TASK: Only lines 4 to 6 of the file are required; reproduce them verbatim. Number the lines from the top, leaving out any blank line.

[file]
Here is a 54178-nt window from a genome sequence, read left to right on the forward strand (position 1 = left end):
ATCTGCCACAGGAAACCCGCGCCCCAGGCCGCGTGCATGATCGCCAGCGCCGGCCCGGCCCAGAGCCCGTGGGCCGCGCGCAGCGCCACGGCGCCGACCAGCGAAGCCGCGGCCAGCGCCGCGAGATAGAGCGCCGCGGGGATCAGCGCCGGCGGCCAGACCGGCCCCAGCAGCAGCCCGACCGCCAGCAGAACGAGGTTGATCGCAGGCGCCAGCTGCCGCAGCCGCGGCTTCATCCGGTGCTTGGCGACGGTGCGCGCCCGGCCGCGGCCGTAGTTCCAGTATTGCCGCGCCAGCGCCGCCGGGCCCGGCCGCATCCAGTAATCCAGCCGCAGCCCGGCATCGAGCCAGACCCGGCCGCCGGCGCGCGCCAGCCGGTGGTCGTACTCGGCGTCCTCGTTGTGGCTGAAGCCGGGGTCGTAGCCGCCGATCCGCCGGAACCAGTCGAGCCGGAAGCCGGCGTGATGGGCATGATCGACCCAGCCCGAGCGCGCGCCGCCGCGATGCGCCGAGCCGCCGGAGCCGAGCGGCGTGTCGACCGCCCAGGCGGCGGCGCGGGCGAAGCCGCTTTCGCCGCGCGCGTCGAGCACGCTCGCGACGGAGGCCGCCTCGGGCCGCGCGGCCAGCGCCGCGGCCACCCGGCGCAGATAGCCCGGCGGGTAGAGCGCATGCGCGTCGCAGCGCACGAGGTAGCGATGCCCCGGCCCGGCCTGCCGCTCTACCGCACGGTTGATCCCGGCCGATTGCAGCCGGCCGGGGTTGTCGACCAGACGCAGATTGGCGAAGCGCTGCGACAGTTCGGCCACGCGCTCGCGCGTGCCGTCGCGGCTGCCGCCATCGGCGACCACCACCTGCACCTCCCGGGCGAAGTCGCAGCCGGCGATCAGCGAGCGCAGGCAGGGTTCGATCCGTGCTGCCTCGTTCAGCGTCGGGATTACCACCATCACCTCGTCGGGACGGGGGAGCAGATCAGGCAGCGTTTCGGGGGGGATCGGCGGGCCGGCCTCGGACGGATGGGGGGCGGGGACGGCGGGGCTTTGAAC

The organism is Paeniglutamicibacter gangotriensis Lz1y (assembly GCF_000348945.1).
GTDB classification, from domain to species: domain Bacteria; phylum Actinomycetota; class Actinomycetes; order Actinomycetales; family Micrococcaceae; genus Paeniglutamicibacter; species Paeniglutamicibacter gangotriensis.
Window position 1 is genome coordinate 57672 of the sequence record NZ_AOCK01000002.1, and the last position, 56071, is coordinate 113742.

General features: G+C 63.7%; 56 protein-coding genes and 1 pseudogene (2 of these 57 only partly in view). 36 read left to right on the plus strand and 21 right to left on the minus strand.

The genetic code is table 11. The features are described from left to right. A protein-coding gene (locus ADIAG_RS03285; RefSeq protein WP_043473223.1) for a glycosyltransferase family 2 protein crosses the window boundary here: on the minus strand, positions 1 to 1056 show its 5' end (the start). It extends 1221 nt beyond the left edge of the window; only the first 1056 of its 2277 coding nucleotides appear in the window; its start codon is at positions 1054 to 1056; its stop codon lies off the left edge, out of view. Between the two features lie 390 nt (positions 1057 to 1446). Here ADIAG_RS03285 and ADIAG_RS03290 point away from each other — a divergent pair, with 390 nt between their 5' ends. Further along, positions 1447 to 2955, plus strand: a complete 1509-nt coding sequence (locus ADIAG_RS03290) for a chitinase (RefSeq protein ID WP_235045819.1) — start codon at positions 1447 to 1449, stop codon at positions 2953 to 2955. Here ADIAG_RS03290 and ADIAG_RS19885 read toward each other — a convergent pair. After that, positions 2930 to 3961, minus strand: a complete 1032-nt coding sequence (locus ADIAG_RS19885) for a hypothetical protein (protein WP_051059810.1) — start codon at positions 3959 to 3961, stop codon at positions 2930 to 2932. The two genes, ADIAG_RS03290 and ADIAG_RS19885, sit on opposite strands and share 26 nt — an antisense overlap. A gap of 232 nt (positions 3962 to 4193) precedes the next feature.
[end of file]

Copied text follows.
GTDB classification, from domain to species: domain Bacteria; phylum Actinomycetota; class Actinomycetes; order Actinomycetales; family Micrococcaceae; genus Paeniglutamicibacter; species Paeniglutamicibacter gangotriensis.
Window position 1 is genome coordinate 57672 of the sequence record NZ_AOCK01000002.1, and the last position, 56071, is coordinate 113742.

General features: G+C 63.7%; 56 protein-coding genes and 1 pseudogene (2 of these 57 only partly in view). 36 read left to right on the plus strand and 21 right to left on the minus strand.